Accessing my Pi When I’m on the Go
I travel a good bit (or at least used to). I’d like to be able to admin my home network wherever I am. This is a little tough because I don’t have a static IP address at my apartment. At any point the external address of my router relative to the internet could change.
One option available to me is to use something like DYN DNS. DYN DNS allows for your network to dynamically configure it’s DNS address. The issue is that Dyn DNS is $55 a year, which is like a ¼ of a Pinebook.
Cryptography to the Rescue
One approach to providing a way to route to my server without having an static IP is to use one of the volunteer run cryptographic overlay networks.
Here are two,
When exposing a server to inbound connections via something like Tor, all connections from your server are outgoing to the Tor network. This means that you can make a server routable on any network that can reach the Tor network.
Overlay networks like I2P and Tor use cryptographic signatures to route within the network. Addresses look like
http://bbcnewsv2vjtpsuy.onion. Addresses look weird because they’re the public keys (or just the hash in the case of the old ones) of the servers. Since routing is done with cryptographically, you don’t need something like a lease on the limited IPv4 address space.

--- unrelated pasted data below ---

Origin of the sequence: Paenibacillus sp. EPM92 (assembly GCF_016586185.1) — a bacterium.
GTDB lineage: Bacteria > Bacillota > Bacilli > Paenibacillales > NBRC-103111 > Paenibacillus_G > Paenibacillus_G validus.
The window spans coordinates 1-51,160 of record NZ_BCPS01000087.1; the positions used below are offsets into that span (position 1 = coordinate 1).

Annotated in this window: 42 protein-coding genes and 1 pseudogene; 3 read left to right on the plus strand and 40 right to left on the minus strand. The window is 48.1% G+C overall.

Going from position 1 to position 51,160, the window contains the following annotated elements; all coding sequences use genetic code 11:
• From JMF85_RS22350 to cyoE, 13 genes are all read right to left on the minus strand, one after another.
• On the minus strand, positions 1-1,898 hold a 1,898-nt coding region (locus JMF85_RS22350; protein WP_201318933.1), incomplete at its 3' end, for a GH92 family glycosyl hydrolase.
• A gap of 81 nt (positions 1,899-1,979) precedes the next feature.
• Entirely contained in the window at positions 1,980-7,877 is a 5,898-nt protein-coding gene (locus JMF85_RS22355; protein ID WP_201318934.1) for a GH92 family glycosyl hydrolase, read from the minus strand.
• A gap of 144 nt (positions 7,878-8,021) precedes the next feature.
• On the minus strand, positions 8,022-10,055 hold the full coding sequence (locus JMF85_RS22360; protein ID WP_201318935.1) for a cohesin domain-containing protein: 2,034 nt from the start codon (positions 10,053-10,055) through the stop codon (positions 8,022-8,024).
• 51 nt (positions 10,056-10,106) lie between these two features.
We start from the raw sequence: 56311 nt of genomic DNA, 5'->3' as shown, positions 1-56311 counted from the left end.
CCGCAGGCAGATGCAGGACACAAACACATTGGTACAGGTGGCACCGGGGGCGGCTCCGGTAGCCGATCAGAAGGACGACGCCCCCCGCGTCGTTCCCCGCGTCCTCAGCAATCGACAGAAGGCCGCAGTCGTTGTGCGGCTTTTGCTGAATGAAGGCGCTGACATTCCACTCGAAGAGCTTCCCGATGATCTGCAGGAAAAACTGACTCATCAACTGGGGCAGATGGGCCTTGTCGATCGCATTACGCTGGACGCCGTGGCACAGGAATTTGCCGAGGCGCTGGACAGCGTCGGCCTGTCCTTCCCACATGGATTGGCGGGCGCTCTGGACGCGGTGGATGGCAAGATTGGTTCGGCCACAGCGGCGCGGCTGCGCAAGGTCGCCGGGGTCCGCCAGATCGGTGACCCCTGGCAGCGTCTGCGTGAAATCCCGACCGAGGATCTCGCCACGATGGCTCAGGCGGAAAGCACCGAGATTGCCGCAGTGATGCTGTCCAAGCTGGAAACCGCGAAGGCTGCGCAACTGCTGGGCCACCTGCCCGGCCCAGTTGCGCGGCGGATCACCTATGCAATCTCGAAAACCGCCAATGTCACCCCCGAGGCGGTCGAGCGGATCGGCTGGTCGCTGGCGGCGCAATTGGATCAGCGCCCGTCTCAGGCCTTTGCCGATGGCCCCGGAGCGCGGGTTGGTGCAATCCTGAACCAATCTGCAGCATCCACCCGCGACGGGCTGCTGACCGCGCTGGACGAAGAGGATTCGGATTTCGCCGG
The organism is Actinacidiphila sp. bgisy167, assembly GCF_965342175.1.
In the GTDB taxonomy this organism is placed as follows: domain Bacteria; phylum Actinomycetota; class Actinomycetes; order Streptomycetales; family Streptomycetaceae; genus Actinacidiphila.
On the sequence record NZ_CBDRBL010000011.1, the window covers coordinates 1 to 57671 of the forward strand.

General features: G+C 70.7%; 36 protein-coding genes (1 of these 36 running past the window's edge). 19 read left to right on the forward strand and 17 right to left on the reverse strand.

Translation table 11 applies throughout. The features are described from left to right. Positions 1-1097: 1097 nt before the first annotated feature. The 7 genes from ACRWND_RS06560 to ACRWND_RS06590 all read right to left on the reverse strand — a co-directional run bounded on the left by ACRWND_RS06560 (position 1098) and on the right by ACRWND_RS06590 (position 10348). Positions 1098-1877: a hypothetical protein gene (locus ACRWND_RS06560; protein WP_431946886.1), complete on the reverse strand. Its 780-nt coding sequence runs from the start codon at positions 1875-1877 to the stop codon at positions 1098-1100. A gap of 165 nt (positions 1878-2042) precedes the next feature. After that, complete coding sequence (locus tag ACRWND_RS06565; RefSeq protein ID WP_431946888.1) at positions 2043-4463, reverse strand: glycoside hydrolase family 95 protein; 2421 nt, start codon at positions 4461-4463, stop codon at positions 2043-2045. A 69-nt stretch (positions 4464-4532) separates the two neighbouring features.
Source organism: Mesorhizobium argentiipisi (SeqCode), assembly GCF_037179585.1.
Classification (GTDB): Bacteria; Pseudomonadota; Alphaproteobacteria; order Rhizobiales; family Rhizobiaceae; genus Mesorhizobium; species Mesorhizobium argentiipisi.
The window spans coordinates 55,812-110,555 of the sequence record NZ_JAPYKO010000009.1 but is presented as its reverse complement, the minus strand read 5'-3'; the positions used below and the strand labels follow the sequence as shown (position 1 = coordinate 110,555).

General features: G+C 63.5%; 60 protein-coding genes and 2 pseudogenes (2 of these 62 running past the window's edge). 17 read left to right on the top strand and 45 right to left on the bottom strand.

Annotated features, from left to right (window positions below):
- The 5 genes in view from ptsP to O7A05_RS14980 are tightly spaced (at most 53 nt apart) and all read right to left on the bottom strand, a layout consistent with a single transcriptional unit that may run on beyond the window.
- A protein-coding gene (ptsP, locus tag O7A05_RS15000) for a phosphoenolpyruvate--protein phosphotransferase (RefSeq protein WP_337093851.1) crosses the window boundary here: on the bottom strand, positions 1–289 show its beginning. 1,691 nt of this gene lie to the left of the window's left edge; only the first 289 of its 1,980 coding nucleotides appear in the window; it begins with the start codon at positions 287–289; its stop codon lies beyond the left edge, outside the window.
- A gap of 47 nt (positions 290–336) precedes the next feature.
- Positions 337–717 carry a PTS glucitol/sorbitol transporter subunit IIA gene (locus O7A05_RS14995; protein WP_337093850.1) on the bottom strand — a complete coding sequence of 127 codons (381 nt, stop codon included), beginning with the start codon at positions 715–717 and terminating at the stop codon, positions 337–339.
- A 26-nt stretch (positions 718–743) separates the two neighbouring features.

On my Pi (I’ve named it
io after Jupiter’s moon) I can expose the ssh server via Tor by using the following configuration. We tell the Tor process to forward incoming connections on port
22 to port
22 on the loopback (localhost)
After installing tor (
apt install tor), I added this to my
HiddenServicePort 22 127.0.0.1:22
Connecting my Laptop to Tor
There’s a special version of Firefox that ships configured with all the necessary software to connect to the Tor network. When you run the Tor browser, it also runs a SOCKS5 proxy on port
9150 that any other software can use.
On my laptop I can tell
ssh to proxy commands through the Socks5 Proxy by editing my
~/.ssh/config like so
ProxyCommand nc -X 5 -x localhost:9150 %h %p
Note: I found out the hard way, currently only the BSD edition of
netcat supports SOCKS5, and the GNU version does not
Most commands that deal with connecting to a server read the
~/ssh/config file. So
scp work out of the box.
One of my big use cases for is being able to fix the our router for my roomates when I’m on the go. Now that we have a way to do
ssh connections over Tor, we can use
ssh to tunnel to other places behind my firewall.
ssh -N -L 127.0.0.1:4000:192.168.1.64:80 io
This will forward all connections to port
4000 on your local machines through Io to port
192.168.1.64 (relative to Io). This means I can use chrome to access my router anywhere I go.